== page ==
A new set of extrication tools is expected to enormously improve Oak Harbor firefighters’ efficiency when freeing persons trapped in vehicles after car accidents, according to fire Chief Ray Merrill.
The Oak Harbor City Council approved the purchase of five tools and related accessories for the Oak Harbor Fire Department for $70,000 in December 2021, drawing from the city’s approximately $6.6 million in American Rescue Plan Act funds. The tools arrived earlier this month.
“We’re really excited to have these tools because it’s going to provide a much safer environment,” Merrill said.
Until now, the fire department has been using hydraulic tools that are around 15 years old. Not only are those outdated tools not strong enough to cut through today’s cars, Merril said, but they are also time-consuming to set up and cumbersome to use.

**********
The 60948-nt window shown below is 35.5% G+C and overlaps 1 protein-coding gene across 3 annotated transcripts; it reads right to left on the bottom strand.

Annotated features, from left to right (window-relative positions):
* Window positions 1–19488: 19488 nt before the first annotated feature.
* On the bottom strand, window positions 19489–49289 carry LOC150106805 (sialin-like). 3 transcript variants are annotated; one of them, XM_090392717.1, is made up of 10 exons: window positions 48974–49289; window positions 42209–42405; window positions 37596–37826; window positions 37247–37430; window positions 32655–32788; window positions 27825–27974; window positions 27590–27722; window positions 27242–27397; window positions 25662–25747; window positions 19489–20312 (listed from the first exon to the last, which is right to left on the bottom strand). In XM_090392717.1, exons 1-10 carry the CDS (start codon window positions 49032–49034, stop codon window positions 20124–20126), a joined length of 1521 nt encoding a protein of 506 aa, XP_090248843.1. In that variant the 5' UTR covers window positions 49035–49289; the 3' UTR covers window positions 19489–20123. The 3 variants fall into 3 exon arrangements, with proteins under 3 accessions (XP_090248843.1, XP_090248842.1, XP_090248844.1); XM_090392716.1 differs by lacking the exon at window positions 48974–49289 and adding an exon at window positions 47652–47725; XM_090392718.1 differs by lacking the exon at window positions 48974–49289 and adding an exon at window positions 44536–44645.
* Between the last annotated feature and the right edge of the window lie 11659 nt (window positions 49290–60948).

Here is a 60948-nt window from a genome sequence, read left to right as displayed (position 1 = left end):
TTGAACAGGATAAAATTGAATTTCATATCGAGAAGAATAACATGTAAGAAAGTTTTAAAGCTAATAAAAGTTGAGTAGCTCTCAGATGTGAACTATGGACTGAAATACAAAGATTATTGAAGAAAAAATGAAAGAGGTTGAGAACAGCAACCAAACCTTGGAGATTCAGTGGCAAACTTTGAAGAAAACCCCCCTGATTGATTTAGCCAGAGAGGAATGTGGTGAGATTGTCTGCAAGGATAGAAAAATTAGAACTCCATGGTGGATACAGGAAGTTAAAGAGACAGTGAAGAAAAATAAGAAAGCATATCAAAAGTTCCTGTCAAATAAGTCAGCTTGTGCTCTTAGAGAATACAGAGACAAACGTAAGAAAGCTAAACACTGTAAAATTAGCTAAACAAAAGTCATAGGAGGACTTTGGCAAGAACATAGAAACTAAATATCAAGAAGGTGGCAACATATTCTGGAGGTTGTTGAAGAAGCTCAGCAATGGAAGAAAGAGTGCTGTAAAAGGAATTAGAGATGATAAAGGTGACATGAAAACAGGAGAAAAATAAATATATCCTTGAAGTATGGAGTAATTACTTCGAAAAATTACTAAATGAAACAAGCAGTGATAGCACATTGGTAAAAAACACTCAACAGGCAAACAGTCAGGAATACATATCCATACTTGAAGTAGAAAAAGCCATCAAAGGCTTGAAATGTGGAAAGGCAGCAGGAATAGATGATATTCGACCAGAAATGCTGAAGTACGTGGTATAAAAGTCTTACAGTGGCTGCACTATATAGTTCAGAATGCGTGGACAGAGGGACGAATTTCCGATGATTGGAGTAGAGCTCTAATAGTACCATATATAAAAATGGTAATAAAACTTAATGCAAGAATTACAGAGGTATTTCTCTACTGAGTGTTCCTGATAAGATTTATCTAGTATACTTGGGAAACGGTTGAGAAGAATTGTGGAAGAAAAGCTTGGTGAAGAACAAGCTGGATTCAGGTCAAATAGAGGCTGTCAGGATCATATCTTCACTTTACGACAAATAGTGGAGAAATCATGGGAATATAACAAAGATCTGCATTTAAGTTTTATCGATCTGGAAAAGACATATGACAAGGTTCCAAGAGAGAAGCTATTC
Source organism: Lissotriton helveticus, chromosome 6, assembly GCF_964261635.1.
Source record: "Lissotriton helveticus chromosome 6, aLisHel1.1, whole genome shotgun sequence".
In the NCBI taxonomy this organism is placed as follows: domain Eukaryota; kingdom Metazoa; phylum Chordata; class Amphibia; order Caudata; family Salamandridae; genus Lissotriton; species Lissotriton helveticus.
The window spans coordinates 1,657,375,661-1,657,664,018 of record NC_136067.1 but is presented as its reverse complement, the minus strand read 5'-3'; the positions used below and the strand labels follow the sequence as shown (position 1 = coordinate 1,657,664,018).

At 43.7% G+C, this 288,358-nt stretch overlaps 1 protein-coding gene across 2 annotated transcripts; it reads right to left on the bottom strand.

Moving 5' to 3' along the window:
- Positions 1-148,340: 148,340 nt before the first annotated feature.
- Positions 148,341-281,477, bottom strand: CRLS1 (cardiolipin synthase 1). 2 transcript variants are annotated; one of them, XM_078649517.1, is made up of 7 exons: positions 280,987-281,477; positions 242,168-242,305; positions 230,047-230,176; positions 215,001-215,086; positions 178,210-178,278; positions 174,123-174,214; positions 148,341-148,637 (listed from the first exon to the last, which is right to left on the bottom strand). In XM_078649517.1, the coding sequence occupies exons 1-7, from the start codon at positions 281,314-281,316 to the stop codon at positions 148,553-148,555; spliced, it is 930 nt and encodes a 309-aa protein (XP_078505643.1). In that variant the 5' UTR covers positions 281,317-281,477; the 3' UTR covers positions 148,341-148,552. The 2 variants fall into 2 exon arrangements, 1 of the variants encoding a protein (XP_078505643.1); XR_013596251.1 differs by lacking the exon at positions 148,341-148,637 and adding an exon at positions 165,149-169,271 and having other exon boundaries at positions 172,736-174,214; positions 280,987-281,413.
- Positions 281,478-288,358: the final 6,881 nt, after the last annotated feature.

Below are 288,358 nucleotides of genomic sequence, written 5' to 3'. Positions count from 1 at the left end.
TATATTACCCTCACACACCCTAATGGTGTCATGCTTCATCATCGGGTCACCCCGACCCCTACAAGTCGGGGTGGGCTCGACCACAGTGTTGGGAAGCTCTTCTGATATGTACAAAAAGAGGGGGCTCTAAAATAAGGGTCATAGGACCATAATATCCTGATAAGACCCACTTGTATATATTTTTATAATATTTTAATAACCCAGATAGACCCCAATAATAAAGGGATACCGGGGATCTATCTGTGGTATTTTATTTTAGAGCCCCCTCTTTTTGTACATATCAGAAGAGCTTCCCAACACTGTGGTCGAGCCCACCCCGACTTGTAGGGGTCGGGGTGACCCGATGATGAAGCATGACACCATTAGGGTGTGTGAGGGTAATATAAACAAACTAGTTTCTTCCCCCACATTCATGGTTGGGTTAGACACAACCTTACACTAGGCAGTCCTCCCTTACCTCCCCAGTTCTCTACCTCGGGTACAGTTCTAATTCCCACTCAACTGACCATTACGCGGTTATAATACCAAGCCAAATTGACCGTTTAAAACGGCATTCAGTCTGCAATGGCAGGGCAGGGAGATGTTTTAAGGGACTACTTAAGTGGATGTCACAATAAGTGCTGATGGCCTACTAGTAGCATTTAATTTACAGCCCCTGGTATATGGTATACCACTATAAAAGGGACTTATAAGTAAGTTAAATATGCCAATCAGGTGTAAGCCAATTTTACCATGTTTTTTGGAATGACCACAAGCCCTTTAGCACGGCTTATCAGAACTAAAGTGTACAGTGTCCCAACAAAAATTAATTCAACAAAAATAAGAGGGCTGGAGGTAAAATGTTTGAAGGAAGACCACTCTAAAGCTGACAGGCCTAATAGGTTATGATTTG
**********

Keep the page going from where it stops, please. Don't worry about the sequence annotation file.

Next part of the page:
The department’s old hydraulic tools must be connected to a powerhead by a 16-foot hose. The powerhead has only two points of attachment, meaning a maximum of two tools can be used at once.
In contrast, the new tools are battery operated, freeing firefighters from the radius of a hose and allowing them to move around a car or cars involved in an accident as needed. The tools turn on at the push of a button, and all of them can be used at the same time, which can save time in the case of an emergency.
The new tools are stronger than the olds ones, matching the strength of contemporary vehicles. They can also be used up to 11 feet under water, which Merrill said will come in handy, living in such close proximity to the sea.
The fire department has been trying to procure these tools for a long time. Merrill said the department applied for an Assistance to Firefighter grant to buy the tools in 2020 but was rejected.
The new tools — a cutter, a spreader, a combination tool, a ram and a strong-arm — are expected to last for another 20 years. Circuit boards inside the tools will allow the company, Hurst, to upgrade them continually.
The fire department will train with the tools in early June.
“We hope we never have to use them, but if we do, we want to have the right tools to work with,” Merrill said.